For the sake of explanation, let’s first look at a set of sentences in which 舐めた／舐めていた／舐めている modifies a concrete noun.
The tense of the main clause is the present as in your example. Despite the similar difference in tense in the part before 飴, you should have little difficulty distinguishing their meanings. The action of 舐める happened at a specific point in time in the first, whereas it is a past and current habit in the second and the third, respectively.
Now, let’s look at another set with a more abstract noun.
Here the verb 舐める is used figuratively and the 〜ている form in this usage is more naturally understood as describing a state in mind than an ongoing action or a habit. Otherwise, there is not much difference from the first set. The act of underestimating the opponents happened at some specific point in time in the first (perhaps at a planning stage before the battle began), whereas it is a past state (perhaps when the battle was still at its early stages) and a current state of the speaker’s mind in the second and third, respectively.
This doesn’t fundamentally change in the following.
What is not your “intention” (つもり) in each corresponds to what is denied by 〜訳ではない in the set above.
With regard to the additional question (in the comments) about whether
把握していたつもり can be replaced with
把握しているつもり in the following example, my short answer would be “yes.”
I guess what is happening here is like this. Technically speaking, the
把握していたつもりだった is supposed to refer to a state at an earlier time than the time at which she thought it was her “intention” (つもり). However, with no expression in the sentence that clarifies when it was, this time frame gets shifted forward and merged into the latter time and thus blurs the distinction from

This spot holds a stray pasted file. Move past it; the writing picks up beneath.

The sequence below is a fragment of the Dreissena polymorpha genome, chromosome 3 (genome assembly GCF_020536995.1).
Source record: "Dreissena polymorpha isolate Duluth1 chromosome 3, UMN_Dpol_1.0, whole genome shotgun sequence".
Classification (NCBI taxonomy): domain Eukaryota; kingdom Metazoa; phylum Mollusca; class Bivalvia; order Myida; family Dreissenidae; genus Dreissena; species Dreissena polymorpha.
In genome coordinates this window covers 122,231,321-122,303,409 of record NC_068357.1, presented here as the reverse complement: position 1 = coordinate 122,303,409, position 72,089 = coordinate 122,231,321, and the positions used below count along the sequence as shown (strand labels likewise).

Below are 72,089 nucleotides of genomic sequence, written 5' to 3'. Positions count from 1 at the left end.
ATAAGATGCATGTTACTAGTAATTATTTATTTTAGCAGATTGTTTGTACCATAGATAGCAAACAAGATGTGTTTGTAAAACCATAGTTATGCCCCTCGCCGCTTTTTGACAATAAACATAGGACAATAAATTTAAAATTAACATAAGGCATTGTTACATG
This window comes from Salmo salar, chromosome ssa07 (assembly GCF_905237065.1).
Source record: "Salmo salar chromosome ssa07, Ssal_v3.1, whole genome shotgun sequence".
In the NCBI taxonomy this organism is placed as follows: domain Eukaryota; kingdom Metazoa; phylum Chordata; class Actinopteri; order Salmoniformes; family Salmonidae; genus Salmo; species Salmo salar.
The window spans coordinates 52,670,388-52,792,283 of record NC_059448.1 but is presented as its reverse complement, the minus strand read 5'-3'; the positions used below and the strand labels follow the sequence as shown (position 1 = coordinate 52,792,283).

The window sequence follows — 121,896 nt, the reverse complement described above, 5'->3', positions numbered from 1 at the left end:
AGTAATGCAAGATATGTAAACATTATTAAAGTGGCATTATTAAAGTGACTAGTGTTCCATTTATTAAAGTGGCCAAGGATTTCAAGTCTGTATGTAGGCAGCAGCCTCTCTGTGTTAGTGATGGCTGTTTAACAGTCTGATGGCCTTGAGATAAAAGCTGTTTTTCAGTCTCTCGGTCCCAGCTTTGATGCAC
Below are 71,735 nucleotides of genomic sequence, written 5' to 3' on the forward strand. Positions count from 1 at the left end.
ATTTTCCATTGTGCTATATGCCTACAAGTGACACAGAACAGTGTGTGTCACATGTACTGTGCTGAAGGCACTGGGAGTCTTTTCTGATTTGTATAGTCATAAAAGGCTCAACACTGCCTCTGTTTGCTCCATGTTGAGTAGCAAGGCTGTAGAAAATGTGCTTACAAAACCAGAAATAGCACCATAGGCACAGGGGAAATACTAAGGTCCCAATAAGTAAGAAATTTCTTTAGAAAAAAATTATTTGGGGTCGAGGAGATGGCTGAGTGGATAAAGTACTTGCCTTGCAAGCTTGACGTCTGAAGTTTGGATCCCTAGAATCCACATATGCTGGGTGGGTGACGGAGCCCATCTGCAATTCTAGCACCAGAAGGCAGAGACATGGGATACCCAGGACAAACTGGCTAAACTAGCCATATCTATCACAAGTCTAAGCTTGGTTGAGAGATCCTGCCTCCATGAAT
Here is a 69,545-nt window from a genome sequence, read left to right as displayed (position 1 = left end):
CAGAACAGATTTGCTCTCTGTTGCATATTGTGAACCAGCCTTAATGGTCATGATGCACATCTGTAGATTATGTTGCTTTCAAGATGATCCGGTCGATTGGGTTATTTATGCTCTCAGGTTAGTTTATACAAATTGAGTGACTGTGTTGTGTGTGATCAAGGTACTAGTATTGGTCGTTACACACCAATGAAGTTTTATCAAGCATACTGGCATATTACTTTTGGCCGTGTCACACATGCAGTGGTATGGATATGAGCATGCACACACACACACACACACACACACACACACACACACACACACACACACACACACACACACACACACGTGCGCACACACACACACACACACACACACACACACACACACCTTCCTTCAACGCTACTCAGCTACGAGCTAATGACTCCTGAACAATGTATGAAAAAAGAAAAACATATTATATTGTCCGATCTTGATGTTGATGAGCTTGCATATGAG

把握していた could be understood as describing a completed state. The punctual act of 把握する had happened earlier and she was already in the resulting state of 把握している at that time, or that’s what she thought was the case.
把握していたつもりだった works better than
把握しているつもりだった in this case, although the final state (of “understanding”) she thought she was in is the same.
Here is my attempt to explain the difference with English translations.
I thought I understood it (then).
I thought I understood it (then). [same as above]
I thought I had understood it (by then). [completed state]
In the first of the two English translations, the verb “understand” is used in its stative sense, to describe a past state in mind, whereas in the second (last), the same verb is used in its punctual sense (“grasp”), to describe a change of state that had happened earlier. The result is the same. She thought she understood it in the end.